Gov. Tom Corbett and other officials expressed optimism today that a new state law will stimulate private investment in public highways, bridges and other transportation facilities, advancing projects that governments can't afford on their own.
Pennsylvania state Rep. Rick Geist, an Altoona Republican and sponsor of the law allowing public-private partnerships on transportation projects, said private interests have already come forward with ideas including widening of the traffic-choked Parkway East.
"It is absolutely doable," he said.
Mr. Geist said he has been approached about a major project involving coal, shale gas and railroad improvements but declined to give more details, saying he pledged confidentiality.
He said there are at least 14 major projects in the state that are "low-hanging fruit" that will quickly garner interest from private investors.
Officials said private investment could develop the long-sought commuter rail line from the Allegheny Valley to Pittsburgh, improve the district's aging locks and dams and increase freight capacity.
Proposals for public-private partnerships would go before a new seven-member board made up of the state transportation and budget secretaries and members appointed by the governor and legislative leaders. The Legislature would have the ability to override the panel's decisions but would have to act within 20 days.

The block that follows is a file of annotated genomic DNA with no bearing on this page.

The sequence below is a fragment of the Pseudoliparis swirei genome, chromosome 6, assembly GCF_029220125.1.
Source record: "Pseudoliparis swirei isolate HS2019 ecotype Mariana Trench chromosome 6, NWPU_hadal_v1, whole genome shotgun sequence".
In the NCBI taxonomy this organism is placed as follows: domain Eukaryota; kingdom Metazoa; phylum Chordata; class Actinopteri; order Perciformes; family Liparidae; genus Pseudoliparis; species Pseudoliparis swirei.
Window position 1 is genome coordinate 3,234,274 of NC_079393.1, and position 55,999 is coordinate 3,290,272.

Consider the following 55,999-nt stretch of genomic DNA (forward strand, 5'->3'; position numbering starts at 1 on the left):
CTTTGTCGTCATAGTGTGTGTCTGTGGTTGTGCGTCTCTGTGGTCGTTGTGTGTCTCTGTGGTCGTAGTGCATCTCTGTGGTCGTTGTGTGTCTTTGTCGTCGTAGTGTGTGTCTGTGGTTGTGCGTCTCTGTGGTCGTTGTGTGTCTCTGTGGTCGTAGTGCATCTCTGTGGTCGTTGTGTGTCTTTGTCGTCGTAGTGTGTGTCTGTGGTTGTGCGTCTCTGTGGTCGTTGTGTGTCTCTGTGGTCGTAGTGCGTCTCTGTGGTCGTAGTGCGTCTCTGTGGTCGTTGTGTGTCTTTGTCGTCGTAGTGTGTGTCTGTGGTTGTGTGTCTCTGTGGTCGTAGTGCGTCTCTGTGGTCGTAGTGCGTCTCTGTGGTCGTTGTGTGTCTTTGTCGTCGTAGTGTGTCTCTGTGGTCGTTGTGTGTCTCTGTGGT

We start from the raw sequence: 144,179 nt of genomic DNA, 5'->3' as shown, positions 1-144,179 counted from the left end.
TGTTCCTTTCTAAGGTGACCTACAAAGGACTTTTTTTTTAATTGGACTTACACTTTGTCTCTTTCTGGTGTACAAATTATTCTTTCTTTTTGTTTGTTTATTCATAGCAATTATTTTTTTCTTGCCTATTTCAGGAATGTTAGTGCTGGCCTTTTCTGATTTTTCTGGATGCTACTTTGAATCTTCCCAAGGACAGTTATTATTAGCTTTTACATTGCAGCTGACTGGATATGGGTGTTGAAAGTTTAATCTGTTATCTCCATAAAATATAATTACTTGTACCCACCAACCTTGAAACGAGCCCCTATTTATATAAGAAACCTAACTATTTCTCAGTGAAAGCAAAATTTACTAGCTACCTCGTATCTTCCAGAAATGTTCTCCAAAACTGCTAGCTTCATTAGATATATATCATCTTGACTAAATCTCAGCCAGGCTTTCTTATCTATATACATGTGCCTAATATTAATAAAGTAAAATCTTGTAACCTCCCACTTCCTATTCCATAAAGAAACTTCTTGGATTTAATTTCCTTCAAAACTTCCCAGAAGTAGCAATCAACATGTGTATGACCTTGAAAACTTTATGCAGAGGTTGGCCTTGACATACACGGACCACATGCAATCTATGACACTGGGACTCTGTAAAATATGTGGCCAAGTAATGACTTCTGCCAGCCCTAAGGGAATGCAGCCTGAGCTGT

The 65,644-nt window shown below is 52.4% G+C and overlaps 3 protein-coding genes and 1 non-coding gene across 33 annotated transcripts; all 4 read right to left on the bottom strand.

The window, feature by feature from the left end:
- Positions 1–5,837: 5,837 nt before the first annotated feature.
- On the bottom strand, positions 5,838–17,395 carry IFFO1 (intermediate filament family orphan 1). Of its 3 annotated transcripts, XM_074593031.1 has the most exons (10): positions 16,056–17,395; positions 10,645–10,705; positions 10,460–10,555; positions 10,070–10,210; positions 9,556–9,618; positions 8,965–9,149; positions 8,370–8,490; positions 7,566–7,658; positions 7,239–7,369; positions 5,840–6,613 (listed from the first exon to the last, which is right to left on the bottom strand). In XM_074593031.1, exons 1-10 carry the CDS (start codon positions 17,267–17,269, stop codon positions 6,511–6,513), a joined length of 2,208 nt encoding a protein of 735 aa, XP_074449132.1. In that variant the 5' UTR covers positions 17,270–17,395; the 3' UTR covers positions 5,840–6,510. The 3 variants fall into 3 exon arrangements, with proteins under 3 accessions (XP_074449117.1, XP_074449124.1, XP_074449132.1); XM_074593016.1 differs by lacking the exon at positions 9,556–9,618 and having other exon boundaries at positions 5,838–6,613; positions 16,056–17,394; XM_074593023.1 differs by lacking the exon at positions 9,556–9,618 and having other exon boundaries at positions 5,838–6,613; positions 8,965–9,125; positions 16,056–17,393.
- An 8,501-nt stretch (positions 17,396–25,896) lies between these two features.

Thirty-three states have similar laws that have produced public-private partnerships to expand or build highways, he said.
In a typical deal, private interests pay to build the new capacity in exchange for the right to operate it and collect tolls.
At a ceremonial bill signing in New Kensington -- Mr. Corbett actually signed the legislation into law in July -- the Republican governor and other officials cited a nearly completed privately financed project to add express lanes that will have varied tolls on the Capital Beltway in northern Virginia.
The governor said the law will help the state provide needed transportation improvements "in an age of shortage, of economic difficulties."
Jon Schmitz: email@example.com or 412-263-1868.